The powerful, painful history of the Black Church has much to teach us as our culture continues to push the church to the margins of society.
By Charles Dates, The Exchange.
At dinner the other night, our family sat in earshot of a group of people discussing presidential politics. They were older, Caucasian, and rather conservative in their political leanings. It was clear that they, like many Americans, are uninspired and—in their words—disheartened by the current party presumptive nominees for this year’s election. Their reflections echoed aged sentiments of prestige, shared beliefs, and religious privilege once represented by the Oval Office.
I mentioned to my wife how nice it must have been for generations past, and cultures unlike ours, to enjoy a political system concerned about their values and attentive to their voices. Our forefathers experienced a rather different portrait of American presidents and politics, one that left them living not in the center, but on the margins of American culture.
This is no bitter slight to American history so much as it is an acknowledgement of the new disequilibrium so many American Evangelicals are feeling in the wake of a cultural shift.
More accurately, it is like an earthquake; the changing political and cultural landscapes of our nation are peaking to new levels on the American Evangelical Richter scale. A few weeks ago I had the privilege of preaching at the National Conference on Preaching in Washington, D.C. The theme of the conference was “Preaching and the Public Square.” One could sense the palpable concern that the American Evangelical pulpit is drifting closer to the margins of societal sway. It is losing political influence and moral capital.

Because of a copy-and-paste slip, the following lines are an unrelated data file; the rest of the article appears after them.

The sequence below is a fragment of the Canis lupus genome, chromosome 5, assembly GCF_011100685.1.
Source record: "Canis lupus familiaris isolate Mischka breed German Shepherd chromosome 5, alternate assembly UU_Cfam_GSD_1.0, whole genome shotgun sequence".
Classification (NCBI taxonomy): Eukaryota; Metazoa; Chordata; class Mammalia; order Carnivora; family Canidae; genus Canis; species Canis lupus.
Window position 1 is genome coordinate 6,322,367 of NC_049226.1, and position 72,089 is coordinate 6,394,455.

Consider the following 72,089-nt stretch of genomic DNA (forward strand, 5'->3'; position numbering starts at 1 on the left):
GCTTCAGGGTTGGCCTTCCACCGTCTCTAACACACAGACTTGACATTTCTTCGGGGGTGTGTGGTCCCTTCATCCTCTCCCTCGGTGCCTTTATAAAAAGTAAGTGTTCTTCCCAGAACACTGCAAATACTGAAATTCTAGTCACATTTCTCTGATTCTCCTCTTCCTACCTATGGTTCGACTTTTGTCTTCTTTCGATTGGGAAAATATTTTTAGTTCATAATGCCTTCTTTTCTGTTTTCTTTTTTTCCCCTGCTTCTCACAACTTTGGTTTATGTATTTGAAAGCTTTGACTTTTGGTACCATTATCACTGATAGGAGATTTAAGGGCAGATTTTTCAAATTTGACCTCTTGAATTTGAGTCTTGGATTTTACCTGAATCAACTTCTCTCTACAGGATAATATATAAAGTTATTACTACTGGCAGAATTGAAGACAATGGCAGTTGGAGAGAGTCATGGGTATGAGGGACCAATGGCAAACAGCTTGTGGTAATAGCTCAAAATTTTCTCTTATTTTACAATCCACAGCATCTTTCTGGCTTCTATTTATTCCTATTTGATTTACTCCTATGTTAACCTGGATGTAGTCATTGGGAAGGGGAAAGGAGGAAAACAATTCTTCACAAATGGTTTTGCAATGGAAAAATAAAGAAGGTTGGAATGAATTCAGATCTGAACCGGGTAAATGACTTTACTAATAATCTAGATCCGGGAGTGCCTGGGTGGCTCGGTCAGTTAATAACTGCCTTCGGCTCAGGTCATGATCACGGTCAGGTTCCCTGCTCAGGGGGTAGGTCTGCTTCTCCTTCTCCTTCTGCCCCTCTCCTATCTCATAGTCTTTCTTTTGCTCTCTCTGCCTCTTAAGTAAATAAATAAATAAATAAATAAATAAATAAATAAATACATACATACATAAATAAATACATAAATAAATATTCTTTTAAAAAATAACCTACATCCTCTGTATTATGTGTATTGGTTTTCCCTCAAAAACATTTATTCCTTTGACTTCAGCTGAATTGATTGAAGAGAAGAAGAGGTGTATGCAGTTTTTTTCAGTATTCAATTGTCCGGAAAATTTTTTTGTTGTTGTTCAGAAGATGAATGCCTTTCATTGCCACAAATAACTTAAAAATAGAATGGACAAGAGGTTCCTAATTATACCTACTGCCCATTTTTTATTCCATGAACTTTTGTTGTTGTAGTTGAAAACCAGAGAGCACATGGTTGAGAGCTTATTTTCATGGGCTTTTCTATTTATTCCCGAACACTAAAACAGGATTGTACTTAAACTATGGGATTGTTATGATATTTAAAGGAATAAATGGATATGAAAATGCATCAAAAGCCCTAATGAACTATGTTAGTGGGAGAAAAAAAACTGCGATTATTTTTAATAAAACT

The days of the supposed moral majority are well behind us, and the reality of the mushy middle is clearly upon us. We are learning that America is not that bastion of Christendom we once alleged. Our politics betray us, our values surprise us, and our new cultural norms indict us. In this I see no concern for despair. These may be the Church’s finest days.
My proposition is simple: Evangelical churches in America can benefit from the testimony of other Christians who have long lived on the cultural margins, from a people group who wielded no political influence or economic superiority—a people who functioned largely as a subset, or minority in the larger American Evangelical story. In their history abides a witness; a recipe for thriving ministry, and an illustration of the gospel’s power to make buoyant a church relegated to the periphery of national significance.
My claim is that the gospel of Jesus Christ enables us to live in the world, to prosper therein without being loved by the world.